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Spokane, Washington  Est. May 19, 1883
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Eye On Olympia

TNT: House appropriations tussle might mean Spokane’s Ormsby doesn’t get Capital chair…

(That's TNT as in the Tacoma News-Tribune, by the way.)

This post is solely for the hardcore legislative junkies that comprise a slice of this blog's readership. You know who you are.

On the TNT's excellent Political Buzz blog, writer Joe Turner speculates that a reported tussle to chair the main House budget-writing committee could end up meaning that local Rep. Timm Ormsby doesn't move up to chair the House construction-budget committee.

Here's why: two key committee chairs are leaving: longtime Appropriations chair Helen Sommers and capital budget chair Bill Fromhold. Appropriations writes the main, big state budget; Capital focuses instead on things like buying land, building buildings and doing maintenance on state facilities/colleges/etc.

Reps. Hans Dunshee and Kelli Linville both want the appropriations post, according to Turner. Only one can get the job, obviously. So there's apparently some speculation that one -- Turner says Linville -- would be awarded the capital budget top job as a consolation prize.

That would mean that Ormsby -- who as capital budget vice chair is nicely positioned to move up to the top job there -- wouldn't.

That would be a blow to Spokane's clout -- lots of lawmakers want the construction projects that Capital Budget doles out, making it a powerful position.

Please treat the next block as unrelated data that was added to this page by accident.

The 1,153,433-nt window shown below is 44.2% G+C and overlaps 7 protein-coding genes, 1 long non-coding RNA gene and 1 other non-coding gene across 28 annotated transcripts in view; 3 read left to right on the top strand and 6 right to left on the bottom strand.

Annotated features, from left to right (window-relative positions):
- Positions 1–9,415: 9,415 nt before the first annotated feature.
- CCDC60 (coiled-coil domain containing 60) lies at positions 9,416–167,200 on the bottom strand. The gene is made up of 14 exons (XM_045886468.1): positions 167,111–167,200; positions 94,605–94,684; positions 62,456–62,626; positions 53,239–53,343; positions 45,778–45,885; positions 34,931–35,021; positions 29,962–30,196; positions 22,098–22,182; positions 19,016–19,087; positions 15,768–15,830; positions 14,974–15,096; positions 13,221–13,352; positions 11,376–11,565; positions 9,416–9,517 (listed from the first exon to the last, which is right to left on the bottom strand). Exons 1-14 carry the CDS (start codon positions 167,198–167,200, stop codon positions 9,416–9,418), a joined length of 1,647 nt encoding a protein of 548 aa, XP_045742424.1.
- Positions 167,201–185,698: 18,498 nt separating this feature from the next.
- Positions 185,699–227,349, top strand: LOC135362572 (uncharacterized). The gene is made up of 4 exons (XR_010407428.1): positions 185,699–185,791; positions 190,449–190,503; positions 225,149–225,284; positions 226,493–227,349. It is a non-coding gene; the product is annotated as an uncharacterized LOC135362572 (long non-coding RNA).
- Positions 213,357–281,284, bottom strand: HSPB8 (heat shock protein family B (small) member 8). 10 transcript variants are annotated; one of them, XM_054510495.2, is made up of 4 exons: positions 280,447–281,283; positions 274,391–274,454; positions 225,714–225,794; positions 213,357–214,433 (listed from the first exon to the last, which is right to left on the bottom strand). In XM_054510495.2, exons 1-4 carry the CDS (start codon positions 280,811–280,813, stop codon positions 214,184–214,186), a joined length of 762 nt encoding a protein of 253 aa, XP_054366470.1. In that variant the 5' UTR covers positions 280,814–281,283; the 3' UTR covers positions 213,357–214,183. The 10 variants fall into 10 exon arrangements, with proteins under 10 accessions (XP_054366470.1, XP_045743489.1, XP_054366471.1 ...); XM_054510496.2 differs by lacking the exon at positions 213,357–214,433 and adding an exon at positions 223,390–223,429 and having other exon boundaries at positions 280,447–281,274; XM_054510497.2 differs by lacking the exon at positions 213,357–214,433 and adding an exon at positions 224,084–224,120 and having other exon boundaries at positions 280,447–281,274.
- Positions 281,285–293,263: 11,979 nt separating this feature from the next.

And since most Spokane-area lawmakers are Republicans and Republicans are very much the minority in Olympia, it's damned unusual for anyone from Spokane to chair anything these days. (Senate Majority Leader Lisa Brown, D-Spokane, being the obvious exception.)

I've got a message in to Ormsby, asking about all this. Will update when I hear back from him.

UPDATE: Says Ormsby: It's too early to say. He says he hasn't been privvy to those discussions, but says he's confident that, if re-elected, he'll get committee assignments that are fair. (Ormsby wouldn't go this far, but he's a pretty safe bet for re-election, seeing as how he outpolled challenger Michael Novak more than two to one in the August primary.)
Committee chairman or not, though, Ormsby says he's less worried about a title than about being a strong and effective advocate for the central-Spokane district and region. And he says he can represent the district's interests well whether he's chair or not.
"Leverage comes in all forms and sizes," he said.

Short takes and breaking news from the Washington Legislature and the state capital.